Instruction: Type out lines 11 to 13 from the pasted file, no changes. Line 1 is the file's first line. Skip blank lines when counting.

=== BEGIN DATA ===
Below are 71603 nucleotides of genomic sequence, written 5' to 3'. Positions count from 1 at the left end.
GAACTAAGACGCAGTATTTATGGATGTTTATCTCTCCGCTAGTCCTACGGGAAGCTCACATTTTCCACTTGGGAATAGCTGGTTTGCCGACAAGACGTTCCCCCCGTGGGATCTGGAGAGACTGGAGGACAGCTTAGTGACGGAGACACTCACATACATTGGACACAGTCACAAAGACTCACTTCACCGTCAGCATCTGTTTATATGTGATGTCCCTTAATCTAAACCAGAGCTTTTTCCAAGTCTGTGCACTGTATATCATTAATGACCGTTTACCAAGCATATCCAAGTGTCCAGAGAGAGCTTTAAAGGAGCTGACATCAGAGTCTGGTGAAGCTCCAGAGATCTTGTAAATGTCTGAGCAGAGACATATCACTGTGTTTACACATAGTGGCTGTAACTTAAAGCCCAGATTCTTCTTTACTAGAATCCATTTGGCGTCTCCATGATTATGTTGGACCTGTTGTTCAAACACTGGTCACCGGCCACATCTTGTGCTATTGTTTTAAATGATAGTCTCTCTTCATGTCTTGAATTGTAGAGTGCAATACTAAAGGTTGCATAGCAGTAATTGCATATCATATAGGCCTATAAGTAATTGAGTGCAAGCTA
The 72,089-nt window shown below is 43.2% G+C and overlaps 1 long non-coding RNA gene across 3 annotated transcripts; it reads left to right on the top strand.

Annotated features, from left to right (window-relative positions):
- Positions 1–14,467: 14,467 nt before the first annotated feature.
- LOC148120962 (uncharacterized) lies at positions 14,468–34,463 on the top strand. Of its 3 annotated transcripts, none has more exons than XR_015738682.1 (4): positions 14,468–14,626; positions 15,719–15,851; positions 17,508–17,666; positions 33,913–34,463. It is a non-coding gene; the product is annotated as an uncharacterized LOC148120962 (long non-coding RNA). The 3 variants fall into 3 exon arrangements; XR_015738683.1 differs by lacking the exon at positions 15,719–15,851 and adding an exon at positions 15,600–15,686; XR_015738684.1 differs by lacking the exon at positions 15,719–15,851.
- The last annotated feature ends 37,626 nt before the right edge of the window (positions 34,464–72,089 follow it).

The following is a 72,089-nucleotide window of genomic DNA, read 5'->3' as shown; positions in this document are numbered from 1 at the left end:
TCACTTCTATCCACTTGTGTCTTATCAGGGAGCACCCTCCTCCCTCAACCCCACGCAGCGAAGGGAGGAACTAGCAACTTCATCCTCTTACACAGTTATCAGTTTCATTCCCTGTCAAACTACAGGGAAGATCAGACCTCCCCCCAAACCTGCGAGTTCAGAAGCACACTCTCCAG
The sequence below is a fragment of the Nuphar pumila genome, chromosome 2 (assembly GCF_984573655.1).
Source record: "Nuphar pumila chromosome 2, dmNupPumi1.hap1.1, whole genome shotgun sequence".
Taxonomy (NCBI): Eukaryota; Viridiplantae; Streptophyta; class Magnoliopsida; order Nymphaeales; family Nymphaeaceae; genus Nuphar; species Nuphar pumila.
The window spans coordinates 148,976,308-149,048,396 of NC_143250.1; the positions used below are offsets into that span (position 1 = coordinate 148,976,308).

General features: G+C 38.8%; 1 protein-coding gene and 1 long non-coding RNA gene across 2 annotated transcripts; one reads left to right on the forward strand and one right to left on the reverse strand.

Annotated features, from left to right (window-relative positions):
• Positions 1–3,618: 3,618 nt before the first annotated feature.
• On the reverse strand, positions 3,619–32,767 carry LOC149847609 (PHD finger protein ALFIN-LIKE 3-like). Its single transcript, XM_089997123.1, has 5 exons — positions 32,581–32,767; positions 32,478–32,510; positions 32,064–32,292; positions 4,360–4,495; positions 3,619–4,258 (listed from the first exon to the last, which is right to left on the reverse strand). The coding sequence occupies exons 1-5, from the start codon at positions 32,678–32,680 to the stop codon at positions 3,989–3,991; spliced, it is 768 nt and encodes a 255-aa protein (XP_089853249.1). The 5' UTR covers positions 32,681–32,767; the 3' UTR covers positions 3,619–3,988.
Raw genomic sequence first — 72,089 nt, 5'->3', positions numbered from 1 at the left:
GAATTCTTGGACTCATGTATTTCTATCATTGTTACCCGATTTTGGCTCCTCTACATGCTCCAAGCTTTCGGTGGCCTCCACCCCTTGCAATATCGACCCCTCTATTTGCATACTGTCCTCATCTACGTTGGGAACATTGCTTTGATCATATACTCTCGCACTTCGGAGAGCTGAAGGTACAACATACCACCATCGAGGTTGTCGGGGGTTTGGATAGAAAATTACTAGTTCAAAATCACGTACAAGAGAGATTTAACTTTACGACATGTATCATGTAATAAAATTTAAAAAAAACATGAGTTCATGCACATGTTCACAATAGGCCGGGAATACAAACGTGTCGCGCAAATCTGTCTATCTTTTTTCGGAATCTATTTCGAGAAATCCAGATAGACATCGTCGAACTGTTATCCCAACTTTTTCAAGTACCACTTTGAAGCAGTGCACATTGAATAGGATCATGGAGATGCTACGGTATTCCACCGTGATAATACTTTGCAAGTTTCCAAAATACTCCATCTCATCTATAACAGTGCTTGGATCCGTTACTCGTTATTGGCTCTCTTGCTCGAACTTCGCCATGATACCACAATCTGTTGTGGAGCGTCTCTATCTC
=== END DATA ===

Source record: "Nuphar pumila chromosome 2, dmNupPumi1.hap1.1, whole genome shotgun sequence".
Taxonomy (NCBI): Eukaryota; Viridiplantae; Streptophyta; class Magnoliopsida; order Nymphaeales; family Nymphaeaceae; genus Nuphar; species Nuphar pumila.
The window spans coordinates 148,976,308-149,048,396 of NC_143250.1; the positions used below are offsets into that span (position 1 = coordinate 148,976,308).